The Wall Street Journal — whose magazine named Adjaye, designer of the National Museum of African American History and Culture in Washington, D.C., the architectural innovator of the year — said the ridged graphite cube-shaped building "doesn't attempt to blend in, but instead establishes an unusual type of architectural dialogue."
But ask some row house and townhouse owners in Sugar Hill what they think of the design of the low-income housing building and children's museum, and the response is much less glowing.
"It looks like a prison to be honest with you," said Lynda Johnson, an assistant professor at the Fashion Institute of Technology and editor and founder of KidStyleSource.com who has owned a townhouse on St. Nicholas Place for 20 years and is a member of the Hamilton Heights Homeowners Association.
Some feel the design does not fit into the context of the nearby Hamilton Heights-Sugar Hill Historic District, which is filled with Beaux Arts and Queen Anne-style 19th-century row houses.
"It's an affront to the historical fabric of the neighborhood," said Yuien Chin of the Hamilton Heights-West Harlem Community Preservation Organization.
Adjaye, whose London-based firm said he was unavailable for an interview because he was traveling, has designed buildings around the world. He did an architectural study of the neighborhood before designing the 13-story building and elements of the structure are meant to reference the area's history.
The rose-patterned relief on the facade references the neighborhood's past as the Heritage Rose District. The saw-toothed design of the cantilevered building represents the bay windows common in area row houses.
Architectural critics have said the building is exemplary of the level of design that should go into affordable housing developments.
“There’s been a lot of attention given to luxury and middle-income housing, but there hasn’t been a discussion about affordable housing in New York,” Adjaye told Architectural Record earlier this year. “It was a subject that architects needed to rethink now, so that we can contribute in a meaningful way.”
Broadway Housing Communities executives agree.
"Once you learn about the building you never look at anything in that neighborhood the same way again," said Melissa Benson of Broadway Housing Communities, who called the building "iconic" and said it is already attracting visitors and new businesses to the area.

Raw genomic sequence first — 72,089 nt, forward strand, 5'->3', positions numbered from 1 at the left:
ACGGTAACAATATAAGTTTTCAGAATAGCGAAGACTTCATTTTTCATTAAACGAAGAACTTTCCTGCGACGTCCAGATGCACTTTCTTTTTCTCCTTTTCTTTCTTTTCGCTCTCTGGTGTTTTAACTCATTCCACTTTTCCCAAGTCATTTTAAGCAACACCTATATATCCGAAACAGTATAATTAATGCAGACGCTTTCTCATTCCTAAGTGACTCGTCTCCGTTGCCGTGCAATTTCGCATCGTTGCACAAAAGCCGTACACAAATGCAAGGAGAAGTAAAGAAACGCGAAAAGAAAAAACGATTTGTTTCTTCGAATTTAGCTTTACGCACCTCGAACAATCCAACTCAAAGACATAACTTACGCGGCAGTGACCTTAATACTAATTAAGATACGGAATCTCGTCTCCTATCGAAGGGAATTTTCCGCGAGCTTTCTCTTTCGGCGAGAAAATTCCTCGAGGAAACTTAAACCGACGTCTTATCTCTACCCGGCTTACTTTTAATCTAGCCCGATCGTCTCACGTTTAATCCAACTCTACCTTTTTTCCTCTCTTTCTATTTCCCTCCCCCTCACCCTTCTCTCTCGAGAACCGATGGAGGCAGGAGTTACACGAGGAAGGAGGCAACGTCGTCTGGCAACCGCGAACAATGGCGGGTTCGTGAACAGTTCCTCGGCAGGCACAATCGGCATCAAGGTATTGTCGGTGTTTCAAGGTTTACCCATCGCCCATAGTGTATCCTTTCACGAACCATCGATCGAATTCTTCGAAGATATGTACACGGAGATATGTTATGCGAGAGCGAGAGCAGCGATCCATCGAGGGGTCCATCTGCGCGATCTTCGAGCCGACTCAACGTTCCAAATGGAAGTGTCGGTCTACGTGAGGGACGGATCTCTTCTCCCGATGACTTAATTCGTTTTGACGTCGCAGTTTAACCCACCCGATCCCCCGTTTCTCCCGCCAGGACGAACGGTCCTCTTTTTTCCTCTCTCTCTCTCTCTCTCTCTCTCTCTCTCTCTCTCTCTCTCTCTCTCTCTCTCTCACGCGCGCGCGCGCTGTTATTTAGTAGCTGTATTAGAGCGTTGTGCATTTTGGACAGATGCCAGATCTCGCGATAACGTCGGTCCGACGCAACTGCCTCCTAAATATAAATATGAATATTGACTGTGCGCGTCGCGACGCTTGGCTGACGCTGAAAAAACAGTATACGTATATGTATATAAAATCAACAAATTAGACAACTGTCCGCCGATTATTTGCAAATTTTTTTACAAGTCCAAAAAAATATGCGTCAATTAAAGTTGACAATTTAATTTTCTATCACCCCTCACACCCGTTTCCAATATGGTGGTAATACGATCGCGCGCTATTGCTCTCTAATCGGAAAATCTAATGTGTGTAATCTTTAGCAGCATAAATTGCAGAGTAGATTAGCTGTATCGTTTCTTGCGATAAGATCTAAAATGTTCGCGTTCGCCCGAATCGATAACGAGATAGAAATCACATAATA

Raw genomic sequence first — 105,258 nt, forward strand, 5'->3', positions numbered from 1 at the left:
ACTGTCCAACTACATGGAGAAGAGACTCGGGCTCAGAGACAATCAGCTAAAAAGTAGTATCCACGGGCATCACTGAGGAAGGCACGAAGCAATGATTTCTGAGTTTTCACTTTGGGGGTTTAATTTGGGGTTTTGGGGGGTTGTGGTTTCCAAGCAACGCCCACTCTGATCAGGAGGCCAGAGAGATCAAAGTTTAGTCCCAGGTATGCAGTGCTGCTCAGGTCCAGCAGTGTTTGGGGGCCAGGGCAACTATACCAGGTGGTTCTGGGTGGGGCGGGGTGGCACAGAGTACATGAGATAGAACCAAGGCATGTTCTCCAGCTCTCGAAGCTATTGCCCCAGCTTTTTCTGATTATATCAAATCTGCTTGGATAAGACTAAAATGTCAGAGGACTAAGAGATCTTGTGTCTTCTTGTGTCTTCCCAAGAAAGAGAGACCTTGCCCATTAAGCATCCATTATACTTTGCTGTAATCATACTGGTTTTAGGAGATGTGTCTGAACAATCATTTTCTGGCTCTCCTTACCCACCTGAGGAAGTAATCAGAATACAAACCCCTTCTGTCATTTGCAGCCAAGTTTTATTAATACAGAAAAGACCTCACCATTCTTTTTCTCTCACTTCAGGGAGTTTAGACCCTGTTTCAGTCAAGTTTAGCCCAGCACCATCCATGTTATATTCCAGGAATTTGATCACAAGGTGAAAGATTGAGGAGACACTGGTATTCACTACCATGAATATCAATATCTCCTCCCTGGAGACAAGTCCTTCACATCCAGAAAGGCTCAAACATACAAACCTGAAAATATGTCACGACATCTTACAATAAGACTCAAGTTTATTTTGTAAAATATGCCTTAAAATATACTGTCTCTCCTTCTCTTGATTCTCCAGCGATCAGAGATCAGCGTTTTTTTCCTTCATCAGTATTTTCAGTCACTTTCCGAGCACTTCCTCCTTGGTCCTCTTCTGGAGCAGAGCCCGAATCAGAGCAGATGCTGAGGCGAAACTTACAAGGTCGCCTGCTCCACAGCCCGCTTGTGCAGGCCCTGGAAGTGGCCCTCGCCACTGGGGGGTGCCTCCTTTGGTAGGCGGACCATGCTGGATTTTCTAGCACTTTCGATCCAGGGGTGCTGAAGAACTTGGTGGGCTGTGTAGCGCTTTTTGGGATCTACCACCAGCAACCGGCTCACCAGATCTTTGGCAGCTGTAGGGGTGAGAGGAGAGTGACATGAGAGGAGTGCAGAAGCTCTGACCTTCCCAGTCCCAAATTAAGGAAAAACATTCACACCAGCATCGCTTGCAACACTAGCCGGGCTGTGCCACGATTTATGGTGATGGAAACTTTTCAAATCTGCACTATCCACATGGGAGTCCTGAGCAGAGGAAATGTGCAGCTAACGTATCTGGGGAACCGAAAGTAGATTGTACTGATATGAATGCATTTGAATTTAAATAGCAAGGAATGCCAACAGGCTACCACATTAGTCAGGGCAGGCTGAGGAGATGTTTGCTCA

The $80.2 million building is scheduled to open in the spring of 2014 with 124 units of affordable housing, including some set aside for the formerly homeless, and a children's museum. A giant plaza will open to the community and an early childhood education center will serve a total of 170 area families.
No one is in disagreement with Broadway Housing Communities' mission to help improve the lives of low-income children and families in the neighborhood, which still suffers from high poverty rates. There were 15,000 applicants for apartments in the building a week after the housing lottery opened on Nov. 1.
"Those numbers tell you that there is much need for this in the community," said Benson.
Area residents also love that an architect of African descent was picked to design the edifice, given Sugar Hill's history as a place where wealthy African Americans and luminaries such as Zora Neale Hurston, Thurgood Marshall, Duke Ellington and W.E.B. DuBois once lived.
But reference the design and tempers flare.
"It's just as vile as I thought it would be," said Michael Henry Adams, an architectural historian who is an expert on Harlem architecture and the author of "Harlem Lost and Found."
"He said he thought about the history of our community but there is no way that can be true because the building is wrong on so many levels," added Johnson.
The differences extend to every aspect of the building. Adjaye's firm said the graphite color is meant to contrast with the historic structures in the neighborhood.
But opponents of the design feel the graphite color was a final smack in the face. Adams said opponents of the design asked Broadway Housing Communities to at least compromise on the color of the building and make it lighter to match row houses in the area but were rejected.
"In some other neighborhood this would have been fine but not here," Adams said. "The building detracts from the community and unduly calls attention to itself. That's not the example of what to do in a historic district."
Benson said opinions about the building are simply a matter of taste and that they've heard from people who love the design.
"Some people love contemporary architecture and some are less enthusiastic about it," said Benson.
Critics like Johnson and Adams says they find those arguments insulting.
"That treats us as if we have no taste or don't understand art," said Johnson. "I've traveled the world and can appreciate modern art. My problem is that the building is not reflective of this community."
The reaction to the building from those on the street varied.
"It's not attractive. I don't like the color or the shape," said Luis Genao, 16, a senior at George Washington High School who was standing outside the subway at 155th Street and St. Nicholas Avenue talking to a friend on a recent afternoon.
"It basically looks like two squares on top of one another with windows," he said.
Tony Hinson, 51, a certified OSHA worker from The Bronx who passes the building regularly said the "unique" building gave the neighborhood "a different flavor."
"Hate it or love it, it's clear they were trying to do something different here," Hinson said before crossing 155th Street. "I can appreciate that."